The "X Planes" (X for experimental) are the series of research aircraft flown mostly by NASA, the National Aeronautics and Space Administration, and its predecessor NACA, the National Advisory Committee on Aeronautics, sometimes in cooperation with the U.S. Air Force. They've served various purposes over the decades, but the flights that most captured the public's imagination are the ones that set speed and altitude records. The first and most famous of the X planes was the Bell X-1 in which the great Chuck Yeager broke the sound barrier in 1947, reaching the pinnacle of the test pilot hierarchy and becoming an american hero and legend. The literal summit of the X Plane flights came courtesy of the North American X-15, the first spaceplane, in which, between 1961 and 1968, pilots like Neil Armstrong reached the edges of outer space and helped blaze the trail to the moon.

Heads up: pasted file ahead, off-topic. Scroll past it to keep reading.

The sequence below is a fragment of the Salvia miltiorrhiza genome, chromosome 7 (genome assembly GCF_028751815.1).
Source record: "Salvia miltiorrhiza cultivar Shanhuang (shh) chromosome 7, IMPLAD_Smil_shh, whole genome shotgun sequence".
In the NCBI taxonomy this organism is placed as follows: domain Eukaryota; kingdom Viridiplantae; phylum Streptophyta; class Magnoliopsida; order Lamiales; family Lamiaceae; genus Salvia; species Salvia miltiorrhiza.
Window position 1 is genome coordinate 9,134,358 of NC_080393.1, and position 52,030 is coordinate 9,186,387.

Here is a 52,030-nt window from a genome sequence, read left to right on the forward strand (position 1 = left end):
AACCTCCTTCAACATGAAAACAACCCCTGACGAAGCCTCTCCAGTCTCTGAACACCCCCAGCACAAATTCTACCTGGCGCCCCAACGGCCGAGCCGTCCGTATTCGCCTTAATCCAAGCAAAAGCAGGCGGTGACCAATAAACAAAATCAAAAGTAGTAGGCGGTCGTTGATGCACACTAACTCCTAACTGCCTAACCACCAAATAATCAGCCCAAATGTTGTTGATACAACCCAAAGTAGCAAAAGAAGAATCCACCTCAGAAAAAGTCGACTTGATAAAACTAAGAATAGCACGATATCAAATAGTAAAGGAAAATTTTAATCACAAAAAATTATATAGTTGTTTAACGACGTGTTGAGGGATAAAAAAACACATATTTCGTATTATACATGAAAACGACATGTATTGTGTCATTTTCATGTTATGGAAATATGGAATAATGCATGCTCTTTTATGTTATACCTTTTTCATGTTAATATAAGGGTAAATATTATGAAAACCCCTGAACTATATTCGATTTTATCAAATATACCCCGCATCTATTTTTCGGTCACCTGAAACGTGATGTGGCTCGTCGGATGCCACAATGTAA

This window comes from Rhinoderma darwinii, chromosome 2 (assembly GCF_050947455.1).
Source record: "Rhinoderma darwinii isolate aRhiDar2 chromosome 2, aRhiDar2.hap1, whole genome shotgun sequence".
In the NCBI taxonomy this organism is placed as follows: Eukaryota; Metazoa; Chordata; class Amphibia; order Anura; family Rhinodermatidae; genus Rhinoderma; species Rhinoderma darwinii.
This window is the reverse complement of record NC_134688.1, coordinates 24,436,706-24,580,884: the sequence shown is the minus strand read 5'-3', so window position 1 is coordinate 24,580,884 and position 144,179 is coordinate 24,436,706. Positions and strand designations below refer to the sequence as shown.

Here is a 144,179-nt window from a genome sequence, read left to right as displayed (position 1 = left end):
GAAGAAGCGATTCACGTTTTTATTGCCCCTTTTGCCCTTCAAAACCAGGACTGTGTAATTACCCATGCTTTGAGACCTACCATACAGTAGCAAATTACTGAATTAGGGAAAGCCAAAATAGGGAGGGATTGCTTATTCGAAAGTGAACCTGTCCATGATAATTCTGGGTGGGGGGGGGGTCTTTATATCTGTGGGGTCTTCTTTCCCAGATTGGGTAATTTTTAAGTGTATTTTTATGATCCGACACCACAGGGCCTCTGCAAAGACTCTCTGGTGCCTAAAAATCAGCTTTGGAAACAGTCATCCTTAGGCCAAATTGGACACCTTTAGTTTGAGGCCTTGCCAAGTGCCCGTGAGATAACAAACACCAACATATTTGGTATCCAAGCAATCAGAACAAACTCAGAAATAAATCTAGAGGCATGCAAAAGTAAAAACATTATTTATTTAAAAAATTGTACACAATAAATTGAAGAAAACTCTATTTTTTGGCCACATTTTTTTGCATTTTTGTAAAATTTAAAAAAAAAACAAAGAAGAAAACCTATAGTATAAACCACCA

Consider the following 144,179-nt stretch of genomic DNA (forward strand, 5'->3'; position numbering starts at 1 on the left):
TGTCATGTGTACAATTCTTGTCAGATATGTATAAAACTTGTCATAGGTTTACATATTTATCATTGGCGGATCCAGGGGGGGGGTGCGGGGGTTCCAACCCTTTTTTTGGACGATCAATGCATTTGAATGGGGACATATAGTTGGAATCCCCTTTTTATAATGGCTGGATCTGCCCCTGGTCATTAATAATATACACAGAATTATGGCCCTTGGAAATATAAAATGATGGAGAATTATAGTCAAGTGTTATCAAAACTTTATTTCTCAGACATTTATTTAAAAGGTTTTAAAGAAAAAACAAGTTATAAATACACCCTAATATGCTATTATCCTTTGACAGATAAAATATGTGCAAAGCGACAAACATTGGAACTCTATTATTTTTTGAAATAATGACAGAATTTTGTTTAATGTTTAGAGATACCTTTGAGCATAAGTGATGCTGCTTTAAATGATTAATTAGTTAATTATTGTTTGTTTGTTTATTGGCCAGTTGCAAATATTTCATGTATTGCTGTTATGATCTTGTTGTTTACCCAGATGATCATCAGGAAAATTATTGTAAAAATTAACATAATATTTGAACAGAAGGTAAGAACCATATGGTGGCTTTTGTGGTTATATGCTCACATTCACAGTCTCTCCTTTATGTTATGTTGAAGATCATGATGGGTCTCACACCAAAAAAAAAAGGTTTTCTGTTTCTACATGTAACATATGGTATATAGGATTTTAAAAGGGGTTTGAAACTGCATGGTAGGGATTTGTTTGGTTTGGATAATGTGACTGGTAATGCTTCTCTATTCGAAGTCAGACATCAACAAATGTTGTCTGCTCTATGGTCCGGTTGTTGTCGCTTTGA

However, like so many of my blog posts about "things," this one isn't so much about the thing itself, but what the thing represents. The X planes represent many things; the can-do attitude exemplified by President Kennedy's speech challenging America to reach the moon by the close of the 1960s, explosive innovation and exploration, and a time when almost all of the countries of the world looked at America with admiration for our audacity and technical leadership. They also are part of an all but bygone era predating modern computer-aided design, when advancements in flight required men with the "right stuff" to strap on rockets, stare death in the face and laugh, and go blasting off into the stratosphere.